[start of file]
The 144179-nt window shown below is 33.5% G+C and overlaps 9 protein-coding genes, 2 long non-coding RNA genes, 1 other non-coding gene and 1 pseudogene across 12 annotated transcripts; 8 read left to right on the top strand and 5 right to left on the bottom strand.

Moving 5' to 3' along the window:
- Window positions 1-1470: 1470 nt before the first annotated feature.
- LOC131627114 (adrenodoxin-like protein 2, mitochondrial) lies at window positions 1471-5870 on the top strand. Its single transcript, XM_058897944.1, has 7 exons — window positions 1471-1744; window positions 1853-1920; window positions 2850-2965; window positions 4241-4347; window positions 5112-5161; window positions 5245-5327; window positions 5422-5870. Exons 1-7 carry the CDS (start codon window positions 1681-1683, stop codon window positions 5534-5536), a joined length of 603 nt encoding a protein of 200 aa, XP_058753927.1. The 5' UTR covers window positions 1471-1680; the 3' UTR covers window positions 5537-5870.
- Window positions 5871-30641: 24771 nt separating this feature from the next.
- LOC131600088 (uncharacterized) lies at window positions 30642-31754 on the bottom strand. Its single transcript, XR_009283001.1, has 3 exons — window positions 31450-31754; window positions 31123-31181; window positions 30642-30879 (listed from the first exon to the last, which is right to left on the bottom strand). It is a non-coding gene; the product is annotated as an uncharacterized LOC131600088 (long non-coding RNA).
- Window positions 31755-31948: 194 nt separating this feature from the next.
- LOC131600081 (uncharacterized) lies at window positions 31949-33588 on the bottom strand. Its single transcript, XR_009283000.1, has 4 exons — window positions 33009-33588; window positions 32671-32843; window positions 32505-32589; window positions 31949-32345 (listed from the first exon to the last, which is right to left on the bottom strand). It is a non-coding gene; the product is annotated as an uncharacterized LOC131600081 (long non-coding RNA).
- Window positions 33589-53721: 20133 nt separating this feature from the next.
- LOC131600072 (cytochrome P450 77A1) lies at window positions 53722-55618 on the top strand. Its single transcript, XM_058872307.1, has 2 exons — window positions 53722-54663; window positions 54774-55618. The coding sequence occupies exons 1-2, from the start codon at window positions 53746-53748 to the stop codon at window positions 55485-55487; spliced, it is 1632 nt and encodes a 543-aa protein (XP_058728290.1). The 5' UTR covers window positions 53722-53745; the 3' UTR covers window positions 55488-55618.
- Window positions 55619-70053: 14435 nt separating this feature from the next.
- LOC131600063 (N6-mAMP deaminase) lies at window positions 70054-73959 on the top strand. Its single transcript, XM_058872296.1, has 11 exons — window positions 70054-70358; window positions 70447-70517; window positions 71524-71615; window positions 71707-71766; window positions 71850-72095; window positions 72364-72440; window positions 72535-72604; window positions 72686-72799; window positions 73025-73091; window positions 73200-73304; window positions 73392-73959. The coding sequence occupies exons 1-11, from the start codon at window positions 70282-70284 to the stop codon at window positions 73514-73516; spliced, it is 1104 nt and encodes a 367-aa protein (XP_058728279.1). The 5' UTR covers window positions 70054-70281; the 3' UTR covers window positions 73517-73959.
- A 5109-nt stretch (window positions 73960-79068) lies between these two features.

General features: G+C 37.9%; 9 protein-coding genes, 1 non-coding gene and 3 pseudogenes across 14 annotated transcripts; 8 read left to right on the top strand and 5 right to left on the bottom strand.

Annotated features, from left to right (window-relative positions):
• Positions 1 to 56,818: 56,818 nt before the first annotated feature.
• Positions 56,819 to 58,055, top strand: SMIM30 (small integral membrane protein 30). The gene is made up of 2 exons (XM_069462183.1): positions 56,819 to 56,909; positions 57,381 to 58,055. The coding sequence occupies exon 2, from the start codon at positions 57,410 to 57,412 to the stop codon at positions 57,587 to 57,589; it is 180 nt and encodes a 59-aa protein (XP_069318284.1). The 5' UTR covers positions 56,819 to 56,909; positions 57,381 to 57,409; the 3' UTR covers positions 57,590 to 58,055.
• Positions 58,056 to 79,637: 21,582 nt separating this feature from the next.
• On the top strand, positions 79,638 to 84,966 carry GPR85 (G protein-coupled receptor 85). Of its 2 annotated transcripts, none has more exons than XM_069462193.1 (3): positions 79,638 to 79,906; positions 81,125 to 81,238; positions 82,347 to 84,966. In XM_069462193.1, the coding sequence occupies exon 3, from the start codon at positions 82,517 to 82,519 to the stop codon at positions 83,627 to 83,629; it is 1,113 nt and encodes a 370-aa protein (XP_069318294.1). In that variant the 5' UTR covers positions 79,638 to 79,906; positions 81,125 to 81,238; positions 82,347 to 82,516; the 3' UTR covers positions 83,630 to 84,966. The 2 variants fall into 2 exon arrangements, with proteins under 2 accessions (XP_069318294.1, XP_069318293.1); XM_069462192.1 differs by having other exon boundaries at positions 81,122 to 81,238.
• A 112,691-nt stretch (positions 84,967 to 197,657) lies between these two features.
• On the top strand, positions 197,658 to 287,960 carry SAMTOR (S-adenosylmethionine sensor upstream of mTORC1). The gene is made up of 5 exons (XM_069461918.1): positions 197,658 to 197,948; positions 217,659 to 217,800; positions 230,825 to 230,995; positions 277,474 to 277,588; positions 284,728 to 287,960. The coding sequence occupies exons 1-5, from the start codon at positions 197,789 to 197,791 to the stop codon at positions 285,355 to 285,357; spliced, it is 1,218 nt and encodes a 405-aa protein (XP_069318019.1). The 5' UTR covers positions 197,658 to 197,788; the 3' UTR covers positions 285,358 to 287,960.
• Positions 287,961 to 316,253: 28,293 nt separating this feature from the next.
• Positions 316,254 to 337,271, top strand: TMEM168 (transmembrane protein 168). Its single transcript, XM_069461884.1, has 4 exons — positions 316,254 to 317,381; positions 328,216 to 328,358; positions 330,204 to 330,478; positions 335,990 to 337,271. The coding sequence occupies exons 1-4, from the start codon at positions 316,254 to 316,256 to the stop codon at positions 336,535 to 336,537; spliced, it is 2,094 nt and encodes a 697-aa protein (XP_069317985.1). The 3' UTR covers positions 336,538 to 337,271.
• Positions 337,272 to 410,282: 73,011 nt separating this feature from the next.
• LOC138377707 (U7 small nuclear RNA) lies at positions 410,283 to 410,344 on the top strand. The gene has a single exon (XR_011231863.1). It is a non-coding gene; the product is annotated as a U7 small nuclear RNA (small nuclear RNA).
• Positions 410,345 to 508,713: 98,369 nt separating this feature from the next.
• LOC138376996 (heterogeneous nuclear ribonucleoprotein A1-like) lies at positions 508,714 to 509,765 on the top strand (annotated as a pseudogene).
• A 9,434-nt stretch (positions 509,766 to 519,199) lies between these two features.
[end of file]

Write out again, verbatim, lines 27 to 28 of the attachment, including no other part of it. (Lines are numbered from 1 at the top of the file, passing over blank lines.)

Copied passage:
• LOC138376996 (heterogeneous nuclear ribonucleoprotein A1-like) lies at positions 508,714 to 509,765 on the top strand (annotated as a pseudogene).
• A 9,434-nt stretch (positions 509,766 to 519,199) lies between these two features.